The '74 audition was established when FZ heard me in a club in Wichita, Kans. my home town. He invited me up on the stage which was featuring my friend's band called Bliss. We played a slow blues in the key of A and afterwards he said he would be flying me out to LA to audition. He had Smith, Ponty, Duke, Underwood's, Fowler's and others at that audition. I really wasn't able to play ensemble work as I had only been playing 5 years. After 3 days FZ called me over and asked me what I thought and I said Frank I think I should go back home. He graceously smiled and said I think you are right! Please don't think of this as being a failure. You go home and practice, call me when you feel you are ready. Frank felt I had a style on the Diatonic Blues Harp unique to anything he had ever heard. He said you put notes together in an innovative way. Nice compliment! I told Frank for a tree trimmer to have a chance to jam with him and his personnel was not a failure! Besides Jean-Luc Ponty and I had a warm friendly relationship that I treasure to this day. I went home practiced 5 years, called him back and he flew me out to record on Joe's Garage Act I. Thus began a 3 year studio session relationship with the Zappa's plus I trimmed their trees on several occassions. I performed live with FZ in Wichita and the Santa Monica Civic Center when FZ had Steve Vai with him, 1983. Rip Rense wrote a beautiful article in the Herald Tribune complimenting my performance and career.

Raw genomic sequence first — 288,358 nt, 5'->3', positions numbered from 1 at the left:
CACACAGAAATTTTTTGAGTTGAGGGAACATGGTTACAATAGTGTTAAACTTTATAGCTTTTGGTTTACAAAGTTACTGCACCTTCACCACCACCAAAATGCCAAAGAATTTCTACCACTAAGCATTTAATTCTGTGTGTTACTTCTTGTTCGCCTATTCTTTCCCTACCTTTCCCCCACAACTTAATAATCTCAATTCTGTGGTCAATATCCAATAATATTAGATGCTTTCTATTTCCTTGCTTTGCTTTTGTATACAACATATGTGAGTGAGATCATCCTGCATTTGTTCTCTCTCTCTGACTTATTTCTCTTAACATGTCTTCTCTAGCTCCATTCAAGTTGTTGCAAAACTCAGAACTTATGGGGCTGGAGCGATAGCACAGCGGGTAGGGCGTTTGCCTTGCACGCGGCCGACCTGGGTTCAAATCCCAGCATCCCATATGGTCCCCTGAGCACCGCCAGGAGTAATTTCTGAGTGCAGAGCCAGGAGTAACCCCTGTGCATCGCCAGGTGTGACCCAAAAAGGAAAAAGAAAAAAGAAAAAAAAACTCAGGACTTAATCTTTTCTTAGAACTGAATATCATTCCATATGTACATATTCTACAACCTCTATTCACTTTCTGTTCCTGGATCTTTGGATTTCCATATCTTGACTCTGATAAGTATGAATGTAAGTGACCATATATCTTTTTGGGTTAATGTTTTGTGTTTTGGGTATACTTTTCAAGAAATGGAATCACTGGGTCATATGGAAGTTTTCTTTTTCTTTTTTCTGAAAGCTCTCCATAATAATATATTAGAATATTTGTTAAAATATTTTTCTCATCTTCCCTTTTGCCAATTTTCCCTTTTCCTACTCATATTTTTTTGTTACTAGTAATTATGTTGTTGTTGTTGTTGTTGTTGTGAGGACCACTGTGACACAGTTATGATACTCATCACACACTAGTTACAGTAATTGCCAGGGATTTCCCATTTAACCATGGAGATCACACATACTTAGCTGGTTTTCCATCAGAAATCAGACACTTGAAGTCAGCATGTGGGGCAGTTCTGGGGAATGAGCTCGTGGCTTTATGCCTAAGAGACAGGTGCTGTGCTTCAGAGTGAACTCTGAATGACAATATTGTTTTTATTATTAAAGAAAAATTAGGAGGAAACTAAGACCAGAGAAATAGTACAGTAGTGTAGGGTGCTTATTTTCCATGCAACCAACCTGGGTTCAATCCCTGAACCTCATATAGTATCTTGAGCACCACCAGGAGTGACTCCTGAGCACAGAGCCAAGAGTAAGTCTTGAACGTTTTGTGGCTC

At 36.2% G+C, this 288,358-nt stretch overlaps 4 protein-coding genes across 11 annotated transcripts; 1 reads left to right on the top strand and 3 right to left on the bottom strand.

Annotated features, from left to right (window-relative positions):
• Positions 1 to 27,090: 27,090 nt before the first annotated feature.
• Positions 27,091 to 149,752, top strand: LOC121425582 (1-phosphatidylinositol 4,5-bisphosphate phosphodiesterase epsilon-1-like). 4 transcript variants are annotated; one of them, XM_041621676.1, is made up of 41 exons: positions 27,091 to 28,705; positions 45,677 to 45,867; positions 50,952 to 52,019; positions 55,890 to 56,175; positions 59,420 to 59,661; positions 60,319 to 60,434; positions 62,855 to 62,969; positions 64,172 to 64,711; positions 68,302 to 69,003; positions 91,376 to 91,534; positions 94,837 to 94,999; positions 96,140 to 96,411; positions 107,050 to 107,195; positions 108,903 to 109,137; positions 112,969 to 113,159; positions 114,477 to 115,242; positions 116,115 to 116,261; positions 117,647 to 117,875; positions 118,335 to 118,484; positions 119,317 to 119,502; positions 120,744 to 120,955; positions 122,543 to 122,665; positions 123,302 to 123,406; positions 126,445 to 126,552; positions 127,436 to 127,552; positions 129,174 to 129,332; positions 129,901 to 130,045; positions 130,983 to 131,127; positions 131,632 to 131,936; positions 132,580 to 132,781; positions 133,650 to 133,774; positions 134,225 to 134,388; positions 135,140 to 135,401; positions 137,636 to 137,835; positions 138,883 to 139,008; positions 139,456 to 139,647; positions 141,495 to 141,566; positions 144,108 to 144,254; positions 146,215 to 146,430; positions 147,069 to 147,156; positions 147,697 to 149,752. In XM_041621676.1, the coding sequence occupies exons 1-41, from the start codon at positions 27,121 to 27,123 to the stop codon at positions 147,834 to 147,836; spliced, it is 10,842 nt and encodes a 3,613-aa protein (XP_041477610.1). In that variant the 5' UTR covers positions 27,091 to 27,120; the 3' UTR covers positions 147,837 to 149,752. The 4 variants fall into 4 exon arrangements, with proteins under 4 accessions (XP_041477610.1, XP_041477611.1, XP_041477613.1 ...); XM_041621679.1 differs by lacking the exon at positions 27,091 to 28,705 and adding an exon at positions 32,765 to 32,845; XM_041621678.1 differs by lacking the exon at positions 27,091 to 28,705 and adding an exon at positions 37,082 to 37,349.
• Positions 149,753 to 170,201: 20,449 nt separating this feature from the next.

I have about 3 hours of original music that is all analog and I am in the process of getting them into digital. This will take at least a year. Vinnie Coliauta has recorded on some of my music analog and perhaps I will be honored to have him again. DaWayne Bailey (lead guitar) formerly of Chicago in the 90's might be a participant and Jeff Hollie (sax)who I met through FZ played on Joe's Act I, might be a participant. If these guys are not available then I will employ the use of modern tech and use drum machine and I will play bass, guitars, key synth, vocals and harmonicas.
My book, Book of Juke and music will be available on the Web site I am presently putting together. All of these efforts have had to wait until my wife and I established the move back from 20 years in the LA area to return to my hometown of Wichita for the City Arborist position. The music scene in Wichita is limited but Wichita won the best local Blues Society Award in the nation for 2000.
Zappa was my friend! Everything I did with him was
on a handshake! He always gave me more than he had promised!